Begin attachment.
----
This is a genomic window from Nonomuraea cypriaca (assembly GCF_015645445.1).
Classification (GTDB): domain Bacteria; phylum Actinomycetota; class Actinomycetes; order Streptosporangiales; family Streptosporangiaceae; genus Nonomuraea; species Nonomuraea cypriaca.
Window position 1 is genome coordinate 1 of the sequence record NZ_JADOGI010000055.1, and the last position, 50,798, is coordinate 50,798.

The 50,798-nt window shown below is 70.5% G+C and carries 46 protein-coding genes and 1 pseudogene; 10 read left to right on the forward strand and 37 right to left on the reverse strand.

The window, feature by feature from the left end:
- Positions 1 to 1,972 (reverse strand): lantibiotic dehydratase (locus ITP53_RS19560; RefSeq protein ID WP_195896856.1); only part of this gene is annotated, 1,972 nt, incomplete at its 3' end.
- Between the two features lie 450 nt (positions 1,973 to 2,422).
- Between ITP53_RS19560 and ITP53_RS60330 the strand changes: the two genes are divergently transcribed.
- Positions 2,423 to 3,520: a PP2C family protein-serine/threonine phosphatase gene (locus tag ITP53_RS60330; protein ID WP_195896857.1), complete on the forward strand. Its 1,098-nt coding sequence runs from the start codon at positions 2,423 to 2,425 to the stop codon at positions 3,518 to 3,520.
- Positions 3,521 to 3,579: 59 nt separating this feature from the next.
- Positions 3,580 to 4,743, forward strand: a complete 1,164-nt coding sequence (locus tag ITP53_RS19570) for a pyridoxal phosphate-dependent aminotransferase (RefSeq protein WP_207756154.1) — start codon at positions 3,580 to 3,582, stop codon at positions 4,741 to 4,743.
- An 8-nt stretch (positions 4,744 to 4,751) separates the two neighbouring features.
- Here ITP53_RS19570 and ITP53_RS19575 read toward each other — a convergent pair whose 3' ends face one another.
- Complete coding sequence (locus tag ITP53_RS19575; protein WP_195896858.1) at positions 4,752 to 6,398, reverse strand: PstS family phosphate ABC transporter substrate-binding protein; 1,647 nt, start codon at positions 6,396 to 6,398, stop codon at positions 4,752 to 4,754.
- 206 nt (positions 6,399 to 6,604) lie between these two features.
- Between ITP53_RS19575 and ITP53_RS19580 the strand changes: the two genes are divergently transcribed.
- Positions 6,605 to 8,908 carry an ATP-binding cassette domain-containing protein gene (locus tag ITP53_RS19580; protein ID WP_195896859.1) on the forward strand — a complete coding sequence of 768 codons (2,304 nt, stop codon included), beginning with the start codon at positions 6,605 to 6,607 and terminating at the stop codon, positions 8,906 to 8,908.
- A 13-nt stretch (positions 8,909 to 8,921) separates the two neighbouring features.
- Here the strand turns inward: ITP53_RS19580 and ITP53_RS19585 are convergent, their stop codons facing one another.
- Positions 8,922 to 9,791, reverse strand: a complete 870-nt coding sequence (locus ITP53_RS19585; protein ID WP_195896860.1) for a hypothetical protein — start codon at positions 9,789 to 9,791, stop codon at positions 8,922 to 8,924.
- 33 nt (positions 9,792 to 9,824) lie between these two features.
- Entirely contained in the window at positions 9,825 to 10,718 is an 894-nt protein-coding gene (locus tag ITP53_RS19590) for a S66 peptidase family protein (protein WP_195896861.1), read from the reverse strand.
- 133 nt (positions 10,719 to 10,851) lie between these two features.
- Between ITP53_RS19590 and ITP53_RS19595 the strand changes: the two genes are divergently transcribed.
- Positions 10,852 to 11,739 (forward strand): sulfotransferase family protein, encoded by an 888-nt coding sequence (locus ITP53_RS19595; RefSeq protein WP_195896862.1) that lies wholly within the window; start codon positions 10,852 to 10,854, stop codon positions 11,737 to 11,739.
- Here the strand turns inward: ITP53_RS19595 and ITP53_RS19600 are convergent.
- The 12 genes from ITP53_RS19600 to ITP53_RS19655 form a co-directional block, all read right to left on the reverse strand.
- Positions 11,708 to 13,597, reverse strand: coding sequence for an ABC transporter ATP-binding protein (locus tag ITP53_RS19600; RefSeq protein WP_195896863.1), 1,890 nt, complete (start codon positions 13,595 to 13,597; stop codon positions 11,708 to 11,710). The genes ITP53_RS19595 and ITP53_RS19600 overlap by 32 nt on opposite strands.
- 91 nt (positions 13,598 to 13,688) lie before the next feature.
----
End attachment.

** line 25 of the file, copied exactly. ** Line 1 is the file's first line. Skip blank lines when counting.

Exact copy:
- Positions 10,852 to 11,739 (forward strand): sulfotransferase family protein, encoded by an 888-nt coding sequence (locus ITP53_RS19595; RefSeq protein WP_195896862.1) that lies wholly within the window; start codon positions 10,852 to 10,854, stop codon positions 11,737 to 11,739.